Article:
[openstack-dev] [marconi] Reconsidering the unified API model

Doug Hellmann doug.hellmann at dreamhost.com
Mon Jun 9 21:19:17 UTC 2014

On Mon, Jun 9, 2014 at 3:31 PM, Kurt Griffiths
<kurt.griffiths at rackspace.com> wrote:
> Folks, this may be a bit of a bombshell, but I think we have been dancing
> around the issue for a while now and we need to address it head on. Let me
> start with some background.
> Back when we started designing the Marconi API, we knew that we wanted to
> support several messaging patterns. We could do that using a unified queue
> resource, combining both task distribution and feed semantics. Or we could
> create disjoint resources in the API, or even create two separate services
> altogether, one each for the two semantic groups.
> The decision was made to go with a unified API for these reasons:
> It would afford hybrid patterns, such as auditing or diagnosing a task
> distribution queue
> Once you implement guaranteed delivery for a message feed over HTTP,
> implementing task distribution is a relatively straightforward addition. If
> you want both types of semantics, you don’t necessarily gain anything by
> implementing them separately.
> Lately we have been talking about writing drivers for traditional message
> brokers that will not be able to support the message feeds part of the API.
> I’ve started to think that having a huge part of the API that may or may not
> “work”, depending on how Marconi is deployed, is not a good story for users,
> esp. in light of the push to make different clouds more interoperable.
> Therefore, I think we have a very big decision to make here as a team and a
> community. I see three options right now. I’ve listed several—but by no
> means conclusive—pros and cons for each, as well as some counterpoints,
> based on past discussions.
> Option A. Allow drivers to only implement part of the API
> For:
> Allows for a wider variety of backends. (counter: may create subtle
> differences in behavior between deployments)
> May provide opportunities for tuning deployments for specific workloads
> Against:
> Makes it hard for users to create applications that work across multiple
> clouds, since critical functionality may or may not be available in a given
> deployment. (counter: how many users need cross-cloud compatibility? Can
> they degrade gracefully?)
> Option B. Split the service in two. Different APIs, different services. One
> would be message feeds, while the other would be something akin to Amazon’s
> SQS.
> For:
> Same as Option A, plus creates a clean line of functionality for deployment
> (deploy one service or the other, or both, with clear expectations of what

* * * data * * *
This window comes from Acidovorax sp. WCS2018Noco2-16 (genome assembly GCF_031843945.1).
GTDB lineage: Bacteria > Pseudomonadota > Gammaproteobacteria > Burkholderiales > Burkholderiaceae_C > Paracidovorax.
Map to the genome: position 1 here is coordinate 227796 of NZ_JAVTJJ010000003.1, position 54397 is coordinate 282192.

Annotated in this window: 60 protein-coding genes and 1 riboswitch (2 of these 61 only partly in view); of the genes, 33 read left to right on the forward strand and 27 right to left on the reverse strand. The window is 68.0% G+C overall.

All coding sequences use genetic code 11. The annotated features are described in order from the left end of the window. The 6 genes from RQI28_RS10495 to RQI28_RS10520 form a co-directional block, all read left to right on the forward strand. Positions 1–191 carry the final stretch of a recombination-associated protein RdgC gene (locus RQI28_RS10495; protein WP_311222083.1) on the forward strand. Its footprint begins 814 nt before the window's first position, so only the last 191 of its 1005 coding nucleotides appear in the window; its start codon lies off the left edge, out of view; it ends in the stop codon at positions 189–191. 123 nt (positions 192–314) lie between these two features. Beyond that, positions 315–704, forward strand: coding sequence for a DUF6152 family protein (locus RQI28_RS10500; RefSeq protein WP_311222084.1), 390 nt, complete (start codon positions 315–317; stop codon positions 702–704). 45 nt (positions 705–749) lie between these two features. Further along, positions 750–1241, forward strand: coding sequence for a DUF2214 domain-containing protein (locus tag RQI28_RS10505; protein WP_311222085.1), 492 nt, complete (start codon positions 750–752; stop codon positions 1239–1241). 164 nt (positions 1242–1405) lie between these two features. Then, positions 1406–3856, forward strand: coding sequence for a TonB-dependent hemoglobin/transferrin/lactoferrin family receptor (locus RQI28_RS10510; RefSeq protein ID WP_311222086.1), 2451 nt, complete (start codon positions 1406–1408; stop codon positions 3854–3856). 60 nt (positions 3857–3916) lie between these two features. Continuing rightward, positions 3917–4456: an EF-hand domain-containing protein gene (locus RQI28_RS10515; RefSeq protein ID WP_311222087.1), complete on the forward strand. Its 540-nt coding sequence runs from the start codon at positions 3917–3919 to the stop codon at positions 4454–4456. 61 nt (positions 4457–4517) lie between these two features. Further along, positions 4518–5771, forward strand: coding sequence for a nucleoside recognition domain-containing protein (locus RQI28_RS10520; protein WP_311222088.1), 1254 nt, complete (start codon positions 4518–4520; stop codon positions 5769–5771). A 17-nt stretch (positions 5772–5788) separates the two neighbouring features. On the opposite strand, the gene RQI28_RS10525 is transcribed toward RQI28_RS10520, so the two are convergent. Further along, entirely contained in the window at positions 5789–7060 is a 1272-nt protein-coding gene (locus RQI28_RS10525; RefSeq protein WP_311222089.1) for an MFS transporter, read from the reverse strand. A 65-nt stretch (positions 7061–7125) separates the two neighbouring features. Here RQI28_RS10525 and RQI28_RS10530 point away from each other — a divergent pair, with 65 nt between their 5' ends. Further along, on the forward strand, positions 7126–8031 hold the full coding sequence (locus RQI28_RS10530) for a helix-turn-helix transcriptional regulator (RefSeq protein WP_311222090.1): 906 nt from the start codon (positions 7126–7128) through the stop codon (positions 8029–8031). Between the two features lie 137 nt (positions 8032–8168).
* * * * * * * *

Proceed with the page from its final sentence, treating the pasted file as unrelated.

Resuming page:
> messaging patterns are supported in any case).
> Against:
> Removes support for hybrid messaging patterns (counter: how useful are such
> patterns in the first place?)
> Operators now have two services to deploy and support, rather than just one
> (counter: can scale them independently, perhaps leading to gains in
> efficiency)
> Option C. Require every backend to support the entirety of the API as it now
> stands.
> For:
> Least disruptive in terms of the current API design and implementation
> Affords a wider variety of messaging patterns (counter: YAGNI?)
> Reuses code in drivers and API between feed and task distribution operations
> (counter: there may be ways to continue sharing some code if the API is
> split)
> Against:
> Requires operators to deploy a NoSQL cluster (counter: many operators are
> comfortable with NoSQL today)
> Currently requires MongoDB, which is AGPL (counter: a Redis driver is under
> development)
> A unified API is hard to tune for performance (counter: Redis driver should
> be able to handle high-throughput use cases, TBD)

We went with a single large storage API in ceilometer initially, but
we had some discussions at the Juno summit about it being a bad
decision because it resulted in storing some data like alarm
definitions in database formats that just didn't make sense for that.
Julien and Eoghan may want to fill in more details.

Keystone has separate backends for tenants, tokens, the catalog, etc.,
so you have precedent there for splitting up the features in a way
that makes it easier for driver authors and for building features on
appropriate backends.


> I’d love to get everyone’s thoughts on these options; let's brainstorm for a
> bit, then we can home in on the option that makes the most sense. We may
> need to do some POCs or experiments to get enough information to make a good
> decision.
> @kgriffs
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